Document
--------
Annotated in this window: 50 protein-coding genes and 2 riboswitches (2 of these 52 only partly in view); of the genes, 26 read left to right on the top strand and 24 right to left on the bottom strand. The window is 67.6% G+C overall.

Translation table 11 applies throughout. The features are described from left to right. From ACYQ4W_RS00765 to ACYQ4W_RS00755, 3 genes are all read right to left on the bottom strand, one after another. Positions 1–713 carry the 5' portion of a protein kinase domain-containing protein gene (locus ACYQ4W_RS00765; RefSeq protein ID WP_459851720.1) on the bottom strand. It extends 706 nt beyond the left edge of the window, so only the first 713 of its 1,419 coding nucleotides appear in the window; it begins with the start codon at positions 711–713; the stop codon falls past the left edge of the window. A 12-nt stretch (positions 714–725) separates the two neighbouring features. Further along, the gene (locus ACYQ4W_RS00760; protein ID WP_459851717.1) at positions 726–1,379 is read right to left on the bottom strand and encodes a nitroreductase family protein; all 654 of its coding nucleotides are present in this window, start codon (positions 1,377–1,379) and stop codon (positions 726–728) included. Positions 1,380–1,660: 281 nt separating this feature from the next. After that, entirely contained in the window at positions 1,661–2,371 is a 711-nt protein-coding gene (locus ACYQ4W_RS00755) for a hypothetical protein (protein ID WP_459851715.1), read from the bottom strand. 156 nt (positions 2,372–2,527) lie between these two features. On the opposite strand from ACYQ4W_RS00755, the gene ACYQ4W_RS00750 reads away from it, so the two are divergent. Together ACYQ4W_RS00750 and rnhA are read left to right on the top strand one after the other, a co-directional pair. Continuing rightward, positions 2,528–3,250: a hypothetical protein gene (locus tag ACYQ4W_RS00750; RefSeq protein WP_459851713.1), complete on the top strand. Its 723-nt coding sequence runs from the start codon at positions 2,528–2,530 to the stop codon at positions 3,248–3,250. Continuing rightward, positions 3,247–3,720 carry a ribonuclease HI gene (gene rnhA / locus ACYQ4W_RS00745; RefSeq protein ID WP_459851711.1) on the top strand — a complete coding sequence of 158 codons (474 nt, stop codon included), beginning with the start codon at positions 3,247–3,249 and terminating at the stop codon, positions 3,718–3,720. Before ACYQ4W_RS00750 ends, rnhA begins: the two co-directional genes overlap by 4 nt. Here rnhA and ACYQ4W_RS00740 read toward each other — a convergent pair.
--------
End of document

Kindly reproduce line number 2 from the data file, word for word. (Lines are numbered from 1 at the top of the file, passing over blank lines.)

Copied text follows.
Translation table 11 applies throughout. The features are described from left to right. From ACYQ4W_RS00765 to ACYQ4W_RS00755, 3 genes are all read right to left on the bottom strand, one after another. Positions 1–713 carry the 5' portion of a protein kinase domain-containing protein gene (locus ACYQ4W_RS00765; RefSeq protein ID WP_459851720.1) on the bottom strand. It extends 706 nt beyond the left edge of the window, so only the first 713 of its 1,419 coding nucleotides appear in the window; it begins with the start codon at positions 711–713; the stop codon falls past the left edge of the window. A 12-nt stretch (positions 714–725) separates the two neighbouring features. Further along, the gene (locus ACYQ4W_RS00760; protein ID WP_459851717.1) at positions 726–1,379 is read right to left on the bottom strand and encodes a nitroreductase family protein; all 654 of its coding nucleotides are present in this window, start codon (positions 1,377–1,379) and stop codon (positions 726–728) included. Positions 1,380–1,660: 281 nt separating this feature from the next. After that, entirely contained in the window at positions 1,661–2,371 is a 711-nt protein-coding gene (locus ACYQ4W_RS00755) for a hypothetical protein (protein ID WP_459851715.1), read from the bottom strand. 156 nt (positions 2,372–2,527) lie between these two features. On the opposite strand from ACYQ4W_RS00755, the gene ACYQ4W_RS00750 reads away from it, so the two are divergent. Together ACYQ4W_RS00750 and rnhA are read left to right on the top strand one after the other, a co-directional pair. Continuing rightward, positions 2,528–3,250: a hypothetical protein gene (locus tag ACYQ4W_RS00750; RefSeq protein WP_459851713.1), complete on the top strand. Its 723-nt coding sequence runs from the start codon at positions 2,528–2,530 to the stop codon at positions 3,248–3,250. Continuing rightward, positions 3,247–3,720 carry a ribonuclease HI gene (gene rnhA / locus ACYQ4W_RS00745; RefSeq protein ID WP_459851711.1) on the top strand — a complete coding sequence of 158 codons (474 nt, stop codon included), beginning with the start codon at positions 3,247–3,249 and terminating at the stop codon, positions 3,718–3,720. Before ACYQ4W_RS00750 ends, rnhA begins: the two co-directional genes overlap by 4 nt. Here rnhA and ACYQ4W_RS00740 read toward each other — a convergent pair.